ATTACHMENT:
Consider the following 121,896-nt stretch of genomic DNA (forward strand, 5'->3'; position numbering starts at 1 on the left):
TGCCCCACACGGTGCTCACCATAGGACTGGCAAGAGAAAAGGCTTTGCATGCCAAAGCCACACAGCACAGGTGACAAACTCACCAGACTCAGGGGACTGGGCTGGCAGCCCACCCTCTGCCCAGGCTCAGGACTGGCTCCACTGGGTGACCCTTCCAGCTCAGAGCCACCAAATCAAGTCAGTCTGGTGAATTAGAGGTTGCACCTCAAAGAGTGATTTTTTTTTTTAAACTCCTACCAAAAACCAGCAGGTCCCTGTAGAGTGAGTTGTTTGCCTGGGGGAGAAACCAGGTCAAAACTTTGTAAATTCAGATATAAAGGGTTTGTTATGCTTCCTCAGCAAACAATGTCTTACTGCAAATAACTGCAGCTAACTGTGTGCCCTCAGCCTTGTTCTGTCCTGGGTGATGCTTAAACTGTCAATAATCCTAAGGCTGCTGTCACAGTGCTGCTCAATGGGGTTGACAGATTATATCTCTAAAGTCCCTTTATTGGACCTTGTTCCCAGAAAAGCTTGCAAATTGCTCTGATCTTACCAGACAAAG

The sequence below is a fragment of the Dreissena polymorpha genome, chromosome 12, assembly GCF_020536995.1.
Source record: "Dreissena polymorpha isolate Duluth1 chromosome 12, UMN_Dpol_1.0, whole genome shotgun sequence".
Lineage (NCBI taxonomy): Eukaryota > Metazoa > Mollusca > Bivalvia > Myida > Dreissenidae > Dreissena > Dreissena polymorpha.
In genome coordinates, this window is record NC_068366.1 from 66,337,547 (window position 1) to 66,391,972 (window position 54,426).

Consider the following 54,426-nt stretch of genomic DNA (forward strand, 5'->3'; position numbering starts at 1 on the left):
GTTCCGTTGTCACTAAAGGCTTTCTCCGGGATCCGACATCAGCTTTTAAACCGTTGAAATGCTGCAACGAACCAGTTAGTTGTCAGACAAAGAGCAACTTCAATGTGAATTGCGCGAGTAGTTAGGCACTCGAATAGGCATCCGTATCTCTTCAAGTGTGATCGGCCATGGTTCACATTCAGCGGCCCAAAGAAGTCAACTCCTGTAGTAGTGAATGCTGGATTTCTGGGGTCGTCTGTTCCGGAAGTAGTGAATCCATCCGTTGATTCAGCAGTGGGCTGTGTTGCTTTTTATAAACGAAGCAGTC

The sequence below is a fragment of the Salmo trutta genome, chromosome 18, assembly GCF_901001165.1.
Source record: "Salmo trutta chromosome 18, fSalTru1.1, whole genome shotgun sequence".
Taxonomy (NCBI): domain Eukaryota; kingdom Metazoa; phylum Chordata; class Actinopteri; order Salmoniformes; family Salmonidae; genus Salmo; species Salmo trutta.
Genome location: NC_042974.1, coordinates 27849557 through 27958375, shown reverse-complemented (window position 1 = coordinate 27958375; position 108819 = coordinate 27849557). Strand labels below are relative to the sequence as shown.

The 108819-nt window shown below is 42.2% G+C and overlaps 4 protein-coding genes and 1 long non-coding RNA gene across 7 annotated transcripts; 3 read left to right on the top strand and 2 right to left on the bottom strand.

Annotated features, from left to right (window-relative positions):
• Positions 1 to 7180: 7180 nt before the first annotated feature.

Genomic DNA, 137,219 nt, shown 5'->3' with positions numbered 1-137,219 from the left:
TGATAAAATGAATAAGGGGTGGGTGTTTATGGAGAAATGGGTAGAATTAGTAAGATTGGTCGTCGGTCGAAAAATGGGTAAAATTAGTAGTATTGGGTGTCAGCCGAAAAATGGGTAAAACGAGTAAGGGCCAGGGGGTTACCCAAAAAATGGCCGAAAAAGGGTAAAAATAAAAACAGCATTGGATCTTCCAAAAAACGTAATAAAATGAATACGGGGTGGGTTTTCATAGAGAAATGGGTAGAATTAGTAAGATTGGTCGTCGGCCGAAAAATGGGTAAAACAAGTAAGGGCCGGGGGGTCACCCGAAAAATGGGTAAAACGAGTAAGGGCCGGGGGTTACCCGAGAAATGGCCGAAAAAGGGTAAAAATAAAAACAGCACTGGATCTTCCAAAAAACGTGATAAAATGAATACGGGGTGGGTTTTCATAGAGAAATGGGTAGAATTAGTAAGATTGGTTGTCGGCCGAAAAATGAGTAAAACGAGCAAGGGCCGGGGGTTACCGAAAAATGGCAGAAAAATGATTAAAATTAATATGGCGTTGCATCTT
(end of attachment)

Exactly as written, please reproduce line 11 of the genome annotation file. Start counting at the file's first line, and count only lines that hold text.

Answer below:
Taxonomy (NCBI): domain Eukaryota; kingdom Metazoa; phylum Chordata; class Actinopteri; order Salmoniformes; family Salmonidae; genus Salmo; species Salmo trutta.